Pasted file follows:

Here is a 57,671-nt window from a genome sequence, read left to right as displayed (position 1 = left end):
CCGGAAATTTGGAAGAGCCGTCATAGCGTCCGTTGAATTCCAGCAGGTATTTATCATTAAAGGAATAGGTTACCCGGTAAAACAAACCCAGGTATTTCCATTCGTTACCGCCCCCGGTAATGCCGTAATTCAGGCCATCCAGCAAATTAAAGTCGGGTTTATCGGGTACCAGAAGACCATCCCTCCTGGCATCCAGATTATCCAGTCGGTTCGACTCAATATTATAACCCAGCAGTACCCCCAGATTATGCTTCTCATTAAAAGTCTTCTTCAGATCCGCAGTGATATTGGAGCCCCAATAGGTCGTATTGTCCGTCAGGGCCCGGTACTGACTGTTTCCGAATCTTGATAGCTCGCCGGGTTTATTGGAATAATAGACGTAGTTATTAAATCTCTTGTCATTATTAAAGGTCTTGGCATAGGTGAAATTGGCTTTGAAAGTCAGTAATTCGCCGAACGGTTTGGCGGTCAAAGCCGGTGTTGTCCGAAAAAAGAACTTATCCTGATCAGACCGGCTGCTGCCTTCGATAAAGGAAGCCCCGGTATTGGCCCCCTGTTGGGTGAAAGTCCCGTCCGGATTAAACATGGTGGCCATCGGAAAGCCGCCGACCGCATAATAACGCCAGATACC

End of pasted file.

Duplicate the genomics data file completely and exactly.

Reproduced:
Here is a 57,671-nt window from a genome sequence, read left to right as displayed (position 1 = left end):
CCGGAAATTTGGAAGAGCCGTCATAGCGTCCGTTGAATTCCAGCAGGTATTTATCATTAAAGGAATAGGTTACCCGGTAAAACAAACCCAGGTATTTCCATTCGTTACCGCCCCCGGTAATGCCGTAATTCAGGCCATCCAGCAAATTAAAGTCGGGTTTATCGGGTACCAGAAGACCATCCCTCCTGGCATCCAGATTATCCAGTCGGTTCGACTCAATATTATAACCCAGCAGTACCCCCAGATTATGCTTCTCATTAAAAGTCTTCTTCAGATCCGCAGTGATATTGGAGCCCCAATAGGTCGTATTGTCCGTCAGGGCCCGGTACTGACTGTTTCCGAATCTTGATAGCTCGCCGGGTTTATTGGAATAATAGACGTAGTTATTAAATCTCTTGTCATTATTAAAGGTCTTGGCATAGGTGAAATTGGCTTTGAAAGTCAGTAATTCGCCGAACGGTTTGGCGGTCAAAGCCGGTGTTGTCCGAAAAAAGAACTTATCCTGATCAGACCGGCTGCTGCCTTCGATAAAGGAAGCCCCGGTATTGGCCCCCTGTTGGGTGAAAGTCCCGTCCGGATTAAACATGGTGGCCATCGGAAAGCCGCCGACCGCATAATAACGCCAGATACC